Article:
Picked one up for $1.95 CND for 375 ml at the LCBO today. I would guess that this is what Canadian ales used to be - grainy more than malty, a rough edge to the hops but not cheap hops. Not flowery like an English pale ale and no corn or sweetness like in US versions. Balance as well with more body than today's mass produced beer. If you are in Ontario or can find one elsewhere is it a good benchmark for what this sort of pale ale should be.
A dedicated stand alone lager review. I am pretty much an ale man and most lagers I try are the last two or three bottles in one of those handy US variety 12-packs. Now that the Red Sox have won, however, I can once again let the new New Yorkness of my inner me come out and tell the world, I like pretty much anything Brooklyn Brewery puts out, including this lager, Brooklyn Brewery Oktoberfest.
Octoberfest is a style that can be traced to a man and a party: Gabriel Sedlmayr III at the 1872 Octoberfest in Munich. Due to a few previous stages of development, it can also be called marzen, after the month of March in which it is brewed, or Vienna after the city whose style it mimicks. But it was at the 1872 that the style took off - at least for the best part of a century. It is not the fuzzy pale straw stuff you get there now - that's the liebfraumilch of brew - but rather the original, a bright rich brown / brick red (think second year of circulation penny) malty brew that bridges the seasons of IPAs after lawn mowing to that of dubbles and stouts after shovelling snow. Autumnal. Keatsean.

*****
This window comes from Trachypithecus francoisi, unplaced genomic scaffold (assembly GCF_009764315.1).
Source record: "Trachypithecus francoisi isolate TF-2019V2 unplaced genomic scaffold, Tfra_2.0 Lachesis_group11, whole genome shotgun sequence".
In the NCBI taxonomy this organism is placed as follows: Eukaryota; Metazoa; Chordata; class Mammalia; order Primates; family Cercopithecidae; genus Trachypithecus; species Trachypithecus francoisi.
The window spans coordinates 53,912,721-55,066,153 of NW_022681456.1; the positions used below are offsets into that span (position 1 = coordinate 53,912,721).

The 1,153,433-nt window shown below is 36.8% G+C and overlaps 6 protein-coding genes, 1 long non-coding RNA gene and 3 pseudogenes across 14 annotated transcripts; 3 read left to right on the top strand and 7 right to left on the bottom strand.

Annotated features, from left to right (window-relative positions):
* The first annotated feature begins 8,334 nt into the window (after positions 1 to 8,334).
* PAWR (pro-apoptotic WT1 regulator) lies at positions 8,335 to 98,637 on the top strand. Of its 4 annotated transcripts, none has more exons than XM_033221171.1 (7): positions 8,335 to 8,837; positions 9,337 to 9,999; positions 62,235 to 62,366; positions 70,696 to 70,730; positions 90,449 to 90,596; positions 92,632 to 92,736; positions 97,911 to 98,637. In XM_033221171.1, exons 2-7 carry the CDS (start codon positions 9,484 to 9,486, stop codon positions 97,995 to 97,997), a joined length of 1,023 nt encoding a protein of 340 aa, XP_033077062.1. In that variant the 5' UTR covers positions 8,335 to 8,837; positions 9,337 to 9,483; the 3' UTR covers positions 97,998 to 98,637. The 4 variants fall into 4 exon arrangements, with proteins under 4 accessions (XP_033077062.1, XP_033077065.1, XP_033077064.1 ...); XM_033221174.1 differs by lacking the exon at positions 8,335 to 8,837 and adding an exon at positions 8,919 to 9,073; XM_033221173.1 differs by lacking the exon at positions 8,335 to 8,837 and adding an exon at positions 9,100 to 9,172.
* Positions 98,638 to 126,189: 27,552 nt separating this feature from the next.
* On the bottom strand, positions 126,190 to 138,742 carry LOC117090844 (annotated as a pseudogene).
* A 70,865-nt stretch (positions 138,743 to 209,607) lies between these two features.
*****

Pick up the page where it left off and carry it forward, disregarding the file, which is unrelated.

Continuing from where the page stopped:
In a cold glass, the brew is malty with a great nutmeggy spicy hop edge, big enough not to die off in the cold, a lager with flavour. Advocatonians approve. One unhappy lad giving it a 3.05/5 writes:
Weird smell, more like an IPA than a Marzen, didn't really like the smell. Looked like the color of pine sap (a really cool, translucent amber.) Good carbonation, decent head. Taste was also kind of bizzare ("smell is a big part of taste" is proven here.) Tastes like a spiced ale with pine nuts, filtered through a grassy knoll. Has a snappy hoppiness but kind of a thin, watery mouthfeel. Has the body of a summer beer, just too weird for me really to give it a thumbs-up, will have to go back for a second one to confirm.Filtered though a grassy knoll? That part could only be weirder if he wrote "gnome" instead of "knoll".
Anyway, it is a creamy beer. Cream ale is a slightly different thing, a beer traditionally brewed at a warmer temperature using lager yeast and ale grains and hops, a compromise of technology and culture coming out of the anglo-german areas such as central New York. But if you like cream ale, it is a good step towards this one which, in turn, would introduce you to the maltier German marzens.
I never knew. I never knew that, on one hand, there was no beer hall of fame or, on the other, that we needed one. The good folk of Frenkenmuth, Michigan didn't make it. Duluth bailed. The ever useful realbeer.com tells the story: